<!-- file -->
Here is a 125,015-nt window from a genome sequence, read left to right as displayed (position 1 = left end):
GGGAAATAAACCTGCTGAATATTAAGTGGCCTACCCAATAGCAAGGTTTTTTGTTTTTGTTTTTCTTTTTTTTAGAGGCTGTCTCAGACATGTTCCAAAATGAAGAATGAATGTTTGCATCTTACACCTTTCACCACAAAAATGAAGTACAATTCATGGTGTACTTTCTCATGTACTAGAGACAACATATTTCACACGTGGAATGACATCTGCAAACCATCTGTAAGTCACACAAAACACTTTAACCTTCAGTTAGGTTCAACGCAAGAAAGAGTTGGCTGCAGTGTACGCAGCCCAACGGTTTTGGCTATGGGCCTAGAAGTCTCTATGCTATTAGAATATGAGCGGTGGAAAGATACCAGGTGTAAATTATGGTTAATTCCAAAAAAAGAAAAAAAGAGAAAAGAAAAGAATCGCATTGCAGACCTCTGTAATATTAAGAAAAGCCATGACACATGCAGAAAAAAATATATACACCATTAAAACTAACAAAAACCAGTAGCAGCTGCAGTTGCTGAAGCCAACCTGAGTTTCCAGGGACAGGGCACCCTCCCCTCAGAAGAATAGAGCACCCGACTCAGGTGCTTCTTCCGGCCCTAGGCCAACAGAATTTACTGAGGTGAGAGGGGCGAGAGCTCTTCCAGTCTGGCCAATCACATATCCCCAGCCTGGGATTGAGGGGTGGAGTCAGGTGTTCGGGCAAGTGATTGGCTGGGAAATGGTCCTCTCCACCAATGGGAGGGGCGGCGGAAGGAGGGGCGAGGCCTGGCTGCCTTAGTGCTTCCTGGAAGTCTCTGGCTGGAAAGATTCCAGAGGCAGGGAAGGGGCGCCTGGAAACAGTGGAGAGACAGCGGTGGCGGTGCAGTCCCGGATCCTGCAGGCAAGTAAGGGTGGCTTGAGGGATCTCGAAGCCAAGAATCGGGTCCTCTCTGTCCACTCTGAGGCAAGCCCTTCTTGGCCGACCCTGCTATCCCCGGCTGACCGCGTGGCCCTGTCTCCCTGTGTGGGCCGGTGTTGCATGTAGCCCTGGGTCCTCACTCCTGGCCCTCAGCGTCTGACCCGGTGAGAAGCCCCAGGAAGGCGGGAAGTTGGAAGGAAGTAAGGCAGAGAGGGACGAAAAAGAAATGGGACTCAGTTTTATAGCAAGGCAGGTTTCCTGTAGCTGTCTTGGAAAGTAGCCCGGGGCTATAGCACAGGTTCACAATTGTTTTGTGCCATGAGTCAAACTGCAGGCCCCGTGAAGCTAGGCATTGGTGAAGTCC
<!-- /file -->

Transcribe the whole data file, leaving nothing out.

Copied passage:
Here is a 125,015-nt window from a genome sequence, read left to right as displayed (position 1 = left end):
GGGAAATAAACCTGCTGAATATTAAGTGGCCTACCCAATAGCAAGGTTTTTTGTTTTTGTTTTTCTTTTTTTTAGAGGCTGTCTCAGACATGTTCCAAAATGAAGAATGAATGTTTGCATCTTACACCTTTCACCACAAAAATGAAGTACAATTCATGGTGTACTTTCTCATGTACTAGAGACAACATATTTCACACGTGGAATGACATCTGCAAACCATCTGTAAGTCACACAAAACACTTTAACCTTCAGTTAGGTTCAACGCAAGAAAGAGTTGGCTGCAGTGTACGCAGCCCAACGGTTTTGGCTATGGGCCTAGAAGTCTCTATGCTATTAGAATATGAGCGGTGGAAAGATACCAGGTGTAAATTATGGTTAATTCCAAAAAAAGAAAAAAAGAGAAAAGAAAAGAATCGCATTGCAGACCTCTGTAATATTAAGAAAAGCCATGACACATGCAGAAAAAAATATATACACCATTAAAACTAACAAAAACCAGTAGCAGCTGCAGTTGCTGAAGCCAACCTGAGTTTCCAGGGACAGGGCACCCTCCCCTCAGAAGAATAGAGCACCCGACTCAGGTGCTTCTTCCGGCCCTAGGCCAACAGAATTTACTGAGGTGAGAGGGGCGAGAGCTCTTCCAGTCTGGCCAATCACATATCCCCAGCCTGGGATTGAGGGGTGGAGTCAGGTGTTCGGGCAAGTGATTGGCTGGGAAATGGTCCTCTCCACCAATGGGAGGGGCGGCGGAAGGAGGGGCGAGGCCTGGCTGCCTTAGTGCTTCCTGGAAGTCTCTGGCTGGAAAGATTCCAGAGGCAGGGAAGGGGCGCCTGGAAACAGTGGAGAGACAGCGGTGGCGGTGCAGTCCCGGATCCTGCAGGCAAGTAAGGGTGGCTTGAGGGATCTCGAAGCCAAGAATCGGGTCCTCTCTGTCCACTCTGAGGCAAGCCCTTCTTGGCCGACCCTGCTATCCCCGGCTGACCGCGTGGCCCTGTCTCCCTGTGTGGGCCGGTGTTGCATGTAGCCCTGGGTCCTCACTCCTGGCCCTCAGCGTCTGACCCGGTGAGAAGCCCCAGGAAGGCGGGAAGTTGGAAGGAAGTAAGGCAGAGAGGGACGAAAAAGAAATGGGACTCAGTTTTATAGCAAGGCAGGTTTCCTGTAGCTGTCTTGGAAAGTAGCCCGGGGCTATAGCACAGGTTCACAATTGTTTTGTGCCATGAGTCAAACTGCAGGCCCCGTGAAGCTAGGCATTGGTGAAGTCC